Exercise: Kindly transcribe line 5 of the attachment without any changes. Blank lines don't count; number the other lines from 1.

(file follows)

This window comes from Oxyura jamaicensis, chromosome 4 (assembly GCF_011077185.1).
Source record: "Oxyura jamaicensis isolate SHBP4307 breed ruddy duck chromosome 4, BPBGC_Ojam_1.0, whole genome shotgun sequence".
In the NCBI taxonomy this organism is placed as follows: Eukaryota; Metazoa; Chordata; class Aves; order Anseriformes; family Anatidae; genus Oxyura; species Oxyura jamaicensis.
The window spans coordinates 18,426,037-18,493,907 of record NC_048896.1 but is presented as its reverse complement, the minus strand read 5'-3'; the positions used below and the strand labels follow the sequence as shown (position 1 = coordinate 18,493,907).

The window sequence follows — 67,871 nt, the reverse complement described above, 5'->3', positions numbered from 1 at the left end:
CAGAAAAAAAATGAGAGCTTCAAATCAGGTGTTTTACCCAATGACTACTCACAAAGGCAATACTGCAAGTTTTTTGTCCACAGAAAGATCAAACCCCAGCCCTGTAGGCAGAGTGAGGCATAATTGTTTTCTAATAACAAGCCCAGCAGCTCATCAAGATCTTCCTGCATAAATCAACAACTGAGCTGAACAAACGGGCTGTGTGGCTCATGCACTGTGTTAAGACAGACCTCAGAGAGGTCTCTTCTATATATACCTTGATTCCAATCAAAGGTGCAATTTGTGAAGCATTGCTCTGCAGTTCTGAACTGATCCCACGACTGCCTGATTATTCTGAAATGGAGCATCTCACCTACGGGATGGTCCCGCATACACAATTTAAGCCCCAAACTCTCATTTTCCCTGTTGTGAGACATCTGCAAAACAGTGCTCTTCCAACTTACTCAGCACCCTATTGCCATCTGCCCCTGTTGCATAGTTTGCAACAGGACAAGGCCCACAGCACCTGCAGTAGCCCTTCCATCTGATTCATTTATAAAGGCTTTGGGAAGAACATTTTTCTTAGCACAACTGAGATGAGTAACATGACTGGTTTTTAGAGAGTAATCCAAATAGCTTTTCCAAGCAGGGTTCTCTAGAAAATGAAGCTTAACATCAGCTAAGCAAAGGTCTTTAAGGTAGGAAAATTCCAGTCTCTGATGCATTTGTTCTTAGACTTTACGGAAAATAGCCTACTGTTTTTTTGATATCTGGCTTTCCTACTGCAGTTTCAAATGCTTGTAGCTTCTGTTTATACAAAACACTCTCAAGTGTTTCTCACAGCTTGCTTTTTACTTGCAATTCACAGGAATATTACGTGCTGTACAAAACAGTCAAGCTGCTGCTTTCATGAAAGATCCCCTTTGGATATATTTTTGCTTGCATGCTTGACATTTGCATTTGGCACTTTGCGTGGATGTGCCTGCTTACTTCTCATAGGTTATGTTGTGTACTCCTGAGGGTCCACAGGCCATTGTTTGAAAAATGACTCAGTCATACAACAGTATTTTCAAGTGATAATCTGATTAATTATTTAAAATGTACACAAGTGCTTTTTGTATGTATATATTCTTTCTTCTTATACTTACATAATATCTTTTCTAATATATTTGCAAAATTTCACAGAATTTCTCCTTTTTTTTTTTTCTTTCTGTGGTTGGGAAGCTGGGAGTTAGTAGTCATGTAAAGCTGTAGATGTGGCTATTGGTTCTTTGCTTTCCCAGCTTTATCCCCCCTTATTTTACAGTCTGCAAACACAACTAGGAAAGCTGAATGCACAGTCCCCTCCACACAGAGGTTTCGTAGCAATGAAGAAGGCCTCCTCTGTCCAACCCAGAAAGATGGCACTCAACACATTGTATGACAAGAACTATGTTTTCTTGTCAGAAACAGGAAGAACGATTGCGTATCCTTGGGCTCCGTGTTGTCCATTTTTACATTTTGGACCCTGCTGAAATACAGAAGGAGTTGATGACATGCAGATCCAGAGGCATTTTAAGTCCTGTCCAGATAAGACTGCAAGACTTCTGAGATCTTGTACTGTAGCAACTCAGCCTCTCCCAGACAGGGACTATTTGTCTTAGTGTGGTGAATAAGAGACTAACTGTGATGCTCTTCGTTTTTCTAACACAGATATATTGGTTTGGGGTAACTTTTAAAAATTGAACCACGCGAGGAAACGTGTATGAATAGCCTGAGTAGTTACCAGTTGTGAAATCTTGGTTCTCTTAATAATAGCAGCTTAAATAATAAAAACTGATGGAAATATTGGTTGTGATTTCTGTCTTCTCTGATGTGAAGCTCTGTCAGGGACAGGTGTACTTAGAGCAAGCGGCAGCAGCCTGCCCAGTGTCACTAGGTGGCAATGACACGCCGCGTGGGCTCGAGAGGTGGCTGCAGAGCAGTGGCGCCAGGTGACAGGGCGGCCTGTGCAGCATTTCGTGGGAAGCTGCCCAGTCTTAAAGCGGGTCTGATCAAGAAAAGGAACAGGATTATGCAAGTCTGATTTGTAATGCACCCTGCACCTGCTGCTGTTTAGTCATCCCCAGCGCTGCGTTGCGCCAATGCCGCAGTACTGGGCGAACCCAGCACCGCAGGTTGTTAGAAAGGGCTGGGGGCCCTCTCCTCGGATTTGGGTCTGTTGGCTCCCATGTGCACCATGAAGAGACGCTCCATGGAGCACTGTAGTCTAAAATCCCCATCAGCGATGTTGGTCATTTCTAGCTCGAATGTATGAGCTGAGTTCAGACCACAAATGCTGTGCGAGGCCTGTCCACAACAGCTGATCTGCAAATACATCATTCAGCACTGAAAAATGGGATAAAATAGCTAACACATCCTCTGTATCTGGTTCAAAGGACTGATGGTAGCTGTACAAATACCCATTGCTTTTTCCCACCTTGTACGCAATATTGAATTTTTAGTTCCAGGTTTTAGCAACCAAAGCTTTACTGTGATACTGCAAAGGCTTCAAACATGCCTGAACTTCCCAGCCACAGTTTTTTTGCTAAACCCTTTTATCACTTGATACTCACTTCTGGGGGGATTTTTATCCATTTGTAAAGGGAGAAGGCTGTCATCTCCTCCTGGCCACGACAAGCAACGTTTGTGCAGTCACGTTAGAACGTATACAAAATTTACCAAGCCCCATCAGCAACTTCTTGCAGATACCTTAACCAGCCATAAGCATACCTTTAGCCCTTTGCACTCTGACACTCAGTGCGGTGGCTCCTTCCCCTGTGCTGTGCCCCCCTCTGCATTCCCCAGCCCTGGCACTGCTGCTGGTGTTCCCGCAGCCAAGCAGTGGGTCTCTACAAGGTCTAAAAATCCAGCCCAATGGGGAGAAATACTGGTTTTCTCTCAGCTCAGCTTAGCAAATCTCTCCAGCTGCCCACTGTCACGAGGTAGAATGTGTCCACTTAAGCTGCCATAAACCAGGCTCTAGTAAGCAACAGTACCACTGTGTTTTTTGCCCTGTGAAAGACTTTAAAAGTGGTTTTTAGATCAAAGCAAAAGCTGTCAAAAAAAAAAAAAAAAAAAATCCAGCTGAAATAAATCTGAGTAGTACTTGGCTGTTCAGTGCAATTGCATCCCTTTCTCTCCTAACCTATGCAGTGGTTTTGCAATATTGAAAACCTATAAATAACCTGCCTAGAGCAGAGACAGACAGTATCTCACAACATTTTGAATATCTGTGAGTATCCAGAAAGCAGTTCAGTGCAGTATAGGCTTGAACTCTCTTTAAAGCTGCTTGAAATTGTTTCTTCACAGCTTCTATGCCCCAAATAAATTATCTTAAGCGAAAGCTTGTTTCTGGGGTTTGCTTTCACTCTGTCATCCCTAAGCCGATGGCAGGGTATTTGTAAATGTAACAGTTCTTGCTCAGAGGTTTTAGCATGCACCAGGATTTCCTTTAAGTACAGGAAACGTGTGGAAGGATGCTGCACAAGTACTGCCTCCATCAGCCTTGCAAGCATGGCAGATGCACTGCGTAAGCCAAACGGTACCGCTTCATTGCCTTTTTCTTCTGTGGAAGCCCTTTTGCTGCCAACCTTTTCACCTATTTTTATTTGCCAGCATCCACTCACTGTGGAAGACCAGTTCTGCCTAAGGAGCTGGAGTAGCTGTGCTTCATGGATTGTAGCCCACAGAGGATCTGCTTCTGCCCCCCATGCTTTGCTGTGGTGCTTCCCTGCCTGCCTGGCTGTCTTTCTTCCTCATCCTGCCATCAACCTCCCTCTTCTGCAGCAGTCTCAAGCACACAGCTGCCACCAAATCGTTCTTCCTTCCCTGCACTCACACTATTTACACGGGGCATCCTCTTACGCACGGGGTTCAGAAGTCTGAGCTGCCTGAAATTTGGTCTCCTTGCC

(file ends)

The window sequence follows — 67,871 nt, the reverse complement described above, 5'->3', positions numbered from 1 at the left end: